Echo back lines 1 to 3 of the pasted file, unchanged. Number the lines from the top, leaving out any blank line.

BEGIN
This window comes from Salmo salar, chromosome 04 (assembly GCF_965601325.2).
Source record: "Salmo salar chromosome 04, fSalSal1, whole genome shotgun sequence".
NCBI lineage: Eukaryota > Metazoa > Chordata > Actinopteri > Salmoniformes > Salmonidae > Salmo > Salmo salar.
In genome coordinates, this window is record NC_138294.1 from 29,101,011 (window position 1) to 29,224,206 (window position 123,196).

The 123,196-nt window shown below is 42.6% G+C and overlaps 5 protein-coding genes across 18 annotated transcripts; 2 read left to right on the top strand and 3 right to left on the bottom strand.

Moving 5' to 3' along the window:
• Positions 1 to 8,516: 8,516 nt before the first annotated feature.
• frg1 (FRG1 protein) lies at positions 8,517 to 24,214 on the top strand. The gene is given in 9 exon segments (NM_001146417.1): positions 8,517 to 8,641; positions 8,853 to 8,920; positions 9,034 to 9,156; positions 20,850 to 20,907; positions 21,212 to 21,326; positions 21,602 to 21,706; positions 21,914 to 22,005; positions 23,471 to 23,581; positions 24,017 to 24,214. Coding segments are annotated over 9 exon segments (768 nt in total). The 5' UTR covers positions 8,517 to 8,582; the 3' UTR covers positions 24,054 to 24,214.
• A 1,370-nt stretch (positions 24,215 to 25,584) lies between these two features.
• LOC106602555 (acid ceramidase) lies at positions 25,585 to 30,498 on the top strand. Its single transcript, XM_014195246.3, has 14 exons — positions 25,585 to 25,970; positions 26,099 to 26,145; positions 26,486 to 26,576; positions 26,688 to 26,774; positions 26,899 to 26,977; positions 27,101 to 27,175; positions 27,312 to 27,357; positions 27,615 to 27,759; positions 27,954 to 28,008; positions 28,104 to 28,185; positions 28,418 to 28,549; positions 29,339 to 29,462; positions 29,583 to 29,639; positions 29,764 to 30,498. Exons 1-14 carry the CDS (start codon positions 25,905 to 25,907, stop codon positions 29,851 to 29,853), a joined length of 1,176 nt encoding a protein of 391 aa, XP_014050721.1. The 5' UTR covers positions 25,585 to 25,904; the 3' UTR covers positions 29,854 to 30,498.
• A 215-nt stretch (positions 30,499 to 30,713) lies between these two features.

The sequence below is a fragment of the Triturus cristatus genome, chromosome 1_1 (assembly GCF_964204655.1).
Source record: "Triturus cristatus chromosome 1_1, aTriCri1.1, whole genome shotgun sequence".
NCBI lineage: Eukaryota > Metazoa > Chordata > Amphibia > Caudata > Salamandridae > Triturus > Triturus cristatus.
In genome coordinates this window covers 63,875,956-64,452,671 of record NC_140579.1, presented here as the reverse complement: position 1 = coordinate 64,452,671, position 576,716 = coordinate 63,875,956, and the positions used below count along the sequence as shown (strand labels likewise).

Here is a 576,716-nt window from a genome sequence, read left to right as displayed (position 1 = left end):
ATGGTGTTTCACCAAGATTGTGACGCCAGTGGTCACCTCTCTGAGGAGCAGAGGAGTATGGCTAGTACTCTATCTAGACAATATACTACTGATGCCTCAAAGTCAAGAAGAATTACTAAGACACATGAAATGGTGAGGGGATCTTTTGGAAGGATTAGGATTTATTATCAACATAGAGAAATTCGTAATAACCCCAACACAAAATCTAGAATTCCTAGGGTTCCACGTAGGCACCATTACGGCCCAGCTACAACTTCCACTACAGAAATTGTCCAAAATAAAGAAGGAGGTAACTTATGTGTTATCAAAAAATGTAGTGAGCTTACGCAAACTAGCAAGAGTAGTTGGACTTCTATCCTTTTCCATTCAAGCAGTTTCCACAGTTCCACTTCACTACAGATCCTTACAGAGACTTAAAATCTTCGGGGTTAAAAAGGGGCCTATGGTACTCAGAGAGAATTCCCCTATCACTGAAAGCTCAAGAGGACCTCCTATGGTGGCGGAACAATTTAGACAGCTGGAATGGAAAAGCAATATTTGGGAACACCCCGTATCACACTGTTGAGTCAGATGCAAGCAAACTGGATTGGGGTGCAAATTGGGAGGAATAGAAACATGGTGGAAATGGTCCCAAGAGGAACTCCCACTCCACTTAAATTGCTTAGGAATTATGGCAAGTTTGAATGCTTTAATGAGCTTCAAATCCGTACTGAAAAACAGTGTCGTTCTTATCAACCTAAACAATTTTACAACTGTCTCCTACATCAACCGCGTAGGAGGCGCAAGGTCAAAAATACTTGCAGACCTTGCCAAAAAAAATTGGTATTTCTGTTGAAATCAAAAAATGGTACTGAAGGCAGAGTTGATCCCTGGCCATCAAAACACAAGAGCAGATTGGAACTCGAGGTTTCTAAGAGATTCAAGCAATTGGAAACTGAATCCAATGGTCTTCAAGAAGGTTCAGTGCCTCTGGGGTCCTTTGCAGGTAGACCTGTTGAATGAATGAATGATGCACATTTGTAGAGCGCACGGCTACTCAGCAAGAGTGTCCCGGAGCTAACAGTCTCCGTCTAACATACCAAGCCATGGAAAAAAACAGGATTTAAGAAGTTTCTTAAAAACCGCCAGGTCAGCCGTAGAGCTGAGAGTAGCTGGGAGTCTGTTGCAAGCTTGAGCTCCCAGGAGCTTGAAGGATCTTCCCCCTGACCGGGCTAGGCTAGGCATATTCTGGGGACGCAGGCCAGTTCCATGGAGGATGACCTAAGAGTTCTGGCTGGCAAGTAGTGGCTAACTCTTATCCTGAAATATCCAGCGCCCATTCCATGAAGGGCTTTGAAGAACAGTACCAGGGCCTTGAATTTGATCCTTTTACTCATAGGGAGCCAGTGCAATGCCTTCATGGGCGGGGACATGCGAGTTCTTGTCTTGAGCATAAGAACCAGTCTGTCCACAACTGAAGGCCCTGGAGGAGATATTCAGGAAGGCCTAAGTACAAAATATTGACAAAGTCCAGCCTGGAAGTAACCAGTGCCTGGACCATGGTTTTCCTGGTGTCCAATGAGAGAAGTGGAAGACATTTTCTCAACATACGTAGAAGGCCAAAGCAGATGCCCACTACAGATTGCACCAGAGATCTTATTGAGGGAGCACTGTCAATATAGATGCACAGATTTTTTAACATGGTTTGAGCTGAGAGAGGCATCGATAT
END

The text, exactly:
This window comes from Salmo salar, chromosome 04 (assembly GCF_965601325.2).
Source record: "Salmo salar chromosome 04, fSalSal1, whole genome shotgun sequence".
NCBI lineage: Eukaryota > Metazoa > Chordata > Actinopteri > Salmoniformes > Salmonidae > Salmo > Salmo salar.